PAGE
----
In 1859, The Metropolitan Drinking Fountain and Cattle Trough Association was established to promote the provision of drinking water for people and animals in the United Kingdom and overseas. More recently, in 2010, the FindaFountain campaign was launched in the UK to encourage people to use drinking fountains instead of environmentally damaging bottled water. A map showing the location of UK drinking water fountains is published on the FindaFountain website.

A water fountain or drinking fountain is designed to provide drinking water and has a basin arrangement with either continuously running water or a tap. The drinker bends down to the stream of water and swallows water directly from the stream. Modern indoor drinking fountains may incorporate filters to remove impurities from the water and chillers to reduce its temperature. In some regional dialects, water fountains are called bubblers. Water fountains are usually found in public places, like schools, rest areas, libraries, and grocery stores. Many jurisdictions require water fountains to be wheelchair accessible (by sticking out horizontally from the wall), and to include an additional unit of a lower height for children and short adults. The design that this replaced often had one spout atop a refrigeration unit.

Drinking fountain

A splash fountain or bathing fountain is intended for people to come in and cool off on hot summer days. These fountains are also referred to as interactive fountains. These fountains are designed to allow easy access, and feature nonslip surfaces, and have no standing water, to eliminate possible drowning hazards, so that no lifeguards or supervision is required. These splash pads are often located in public pools, public parks, or public playgrounds (known as "spraygrounds"). In some splash fountains, such as Dundas Square in Toronto, Canada, the water is heated by solar energy captured by the special dark colored granite slabs. The fountain at Dunas Square features 600 ground nozzles arranged in groups of 30 (3 rows of 10 nozzles). Each group of 30 nozzles is located beneath a stainless steel grille. Twenty such grilles are arranged in two rows of 10, in the middle of the main walkway through Dundas Square.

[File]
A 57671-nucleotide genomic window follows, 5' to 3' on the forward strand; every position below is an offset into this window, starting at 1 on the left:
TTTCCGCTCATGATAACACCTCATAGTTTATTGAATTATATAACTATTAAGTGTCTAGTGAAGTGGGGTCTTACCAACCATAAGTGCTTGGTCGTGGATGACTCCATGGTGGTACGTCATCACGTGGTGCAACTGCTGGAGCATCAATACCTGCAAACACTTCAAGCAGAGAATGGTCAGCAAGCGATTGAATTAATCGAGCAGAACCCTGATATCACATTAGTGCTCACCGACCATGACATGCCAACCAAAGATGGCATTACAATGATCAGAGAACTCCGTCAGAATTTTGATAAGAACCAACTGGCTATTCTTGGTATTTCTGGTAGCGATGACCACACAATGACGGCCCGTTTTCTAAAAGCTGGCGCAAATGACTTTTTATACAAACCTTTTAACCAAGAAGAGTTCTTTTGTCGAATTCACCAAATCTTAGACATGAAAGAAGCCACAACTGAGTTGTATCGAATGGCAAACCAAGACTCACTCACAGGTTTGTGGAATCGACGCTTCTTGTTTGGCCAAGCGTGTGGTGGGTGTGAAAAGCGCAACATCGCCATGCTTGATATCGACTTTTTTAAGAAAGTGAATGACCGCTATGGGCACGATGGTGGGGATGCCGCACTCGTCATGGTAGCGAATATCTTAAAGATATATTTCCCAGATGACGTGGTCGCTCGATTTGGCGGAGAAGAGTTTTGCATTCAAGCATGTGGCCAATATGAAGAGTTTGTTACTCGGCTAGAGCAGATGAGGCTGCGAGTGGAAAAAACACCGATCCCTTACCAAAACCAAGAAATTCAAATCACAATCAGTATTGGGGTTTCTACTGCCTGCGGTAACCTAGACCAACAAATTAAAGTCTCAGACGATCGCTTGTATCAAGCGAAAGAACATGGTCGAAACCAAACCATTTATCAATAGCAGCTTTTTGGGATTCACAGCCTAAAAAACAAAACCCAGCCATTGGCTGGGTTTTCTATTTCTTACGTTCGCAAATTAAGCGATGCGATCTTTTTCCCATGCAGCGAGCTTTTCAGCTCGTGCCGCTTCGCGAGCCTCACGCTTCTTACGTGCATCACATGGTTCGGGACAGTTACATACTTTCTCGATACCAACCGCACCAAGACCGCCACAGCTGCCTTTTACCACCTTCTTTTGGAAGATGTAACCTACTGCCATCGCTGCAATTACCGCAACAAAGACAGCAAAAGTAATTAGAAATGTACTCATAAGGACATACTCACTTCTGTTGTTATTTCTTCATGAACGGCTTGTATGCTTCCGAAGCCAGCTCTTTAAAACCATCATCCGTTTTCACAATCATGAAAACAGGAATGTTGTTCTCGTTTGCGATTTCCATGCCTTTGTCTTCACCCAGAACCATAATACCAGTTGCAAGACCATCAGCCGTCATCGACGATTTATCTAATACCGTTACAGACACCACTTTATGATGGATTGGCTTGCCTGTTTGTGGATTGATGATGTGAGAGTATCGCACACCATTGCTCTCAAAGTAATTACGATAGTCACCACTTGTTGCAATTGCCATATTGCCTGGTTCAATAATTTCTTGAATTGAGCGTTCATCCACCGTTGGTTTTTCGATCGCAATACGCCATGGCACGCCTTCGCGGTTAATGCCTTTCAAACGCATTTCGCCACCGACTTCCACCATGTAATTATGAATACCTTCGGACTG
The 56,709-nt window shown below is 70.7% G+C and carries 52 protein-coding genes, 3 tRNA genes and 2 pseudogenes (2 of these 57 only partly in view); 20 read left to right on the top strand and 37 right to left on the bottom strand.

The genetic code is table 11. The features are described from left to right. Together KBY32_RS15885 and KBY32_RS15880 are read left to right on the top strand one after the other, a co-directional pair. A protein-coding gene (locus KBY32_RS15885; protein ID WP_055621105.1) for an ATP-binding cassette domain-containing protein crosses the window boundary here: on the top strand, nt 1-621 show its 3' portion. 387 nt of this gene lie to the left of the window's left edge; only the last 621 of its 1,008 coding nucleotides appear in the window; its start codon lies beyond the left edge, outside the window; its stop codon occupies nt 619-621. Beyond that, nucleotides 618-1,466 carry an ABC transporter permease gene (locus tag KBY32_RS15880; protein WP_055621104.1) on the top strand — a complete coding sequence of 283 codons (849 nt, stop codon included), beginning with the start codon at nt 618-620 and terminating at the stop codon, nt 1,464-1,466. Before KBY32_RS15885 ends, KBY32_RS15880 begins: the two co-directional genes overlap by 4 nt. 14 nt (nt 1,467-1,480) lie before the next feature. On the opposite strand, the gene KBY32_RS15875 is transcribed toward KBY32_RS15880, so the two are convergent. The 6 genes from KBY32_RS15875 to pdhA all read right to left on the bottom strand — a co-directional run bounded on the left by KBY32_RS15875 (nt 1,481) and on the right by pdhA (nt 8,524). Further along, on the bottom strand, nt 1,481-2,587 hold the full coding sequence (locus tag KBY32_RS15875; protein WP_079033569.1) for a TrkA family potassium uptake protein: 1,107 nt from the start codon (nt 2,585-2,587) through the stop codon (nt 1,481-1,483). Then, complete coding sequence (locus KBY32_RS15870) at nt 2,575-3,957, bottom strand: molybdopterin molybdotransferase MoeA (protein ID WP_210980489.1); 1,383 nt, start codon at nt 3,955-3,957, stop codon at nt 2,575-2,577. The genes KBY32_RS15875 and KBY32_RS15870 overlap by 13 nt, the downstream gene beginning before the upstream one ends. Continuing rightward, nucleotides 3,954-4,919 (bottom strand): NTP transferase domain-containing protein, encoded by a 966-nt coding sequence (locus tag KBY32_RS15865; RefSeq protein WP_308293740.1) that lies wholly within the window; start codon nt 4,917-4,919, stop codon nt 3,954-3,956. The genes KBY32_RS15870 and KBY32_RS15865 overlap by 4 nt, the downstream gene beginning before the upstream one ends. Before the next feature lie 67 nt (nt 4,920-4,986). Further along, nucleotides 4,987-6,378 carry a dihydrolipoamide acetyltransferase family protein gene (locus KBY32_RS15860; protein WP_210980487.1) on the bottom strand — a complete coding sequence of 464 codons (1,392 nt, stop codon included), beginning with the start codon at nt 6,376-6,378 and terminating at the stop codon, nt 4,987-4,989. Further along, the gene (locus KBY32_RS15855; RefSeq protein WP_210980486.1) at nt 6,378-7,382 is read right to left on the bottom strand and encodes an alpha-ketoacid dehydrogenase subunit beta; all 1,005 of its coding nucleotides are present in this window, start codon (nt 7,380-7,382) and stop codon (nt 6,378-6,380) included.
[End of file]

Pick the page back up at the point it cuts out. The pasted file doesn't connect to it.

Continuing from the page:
The Splash Fountain in Krasnodar, Russia.

Splash fountains

Today some of the best-known musical fountains in the world are the are at the Bellagio Hotel & Casino in Las Vegas, (2009); the Dubai Fountain in the United Arab Emirates; the World of Color at Disney California Adventure Park (2010) and Aquanura at the Efteling in the Netherlands (2012).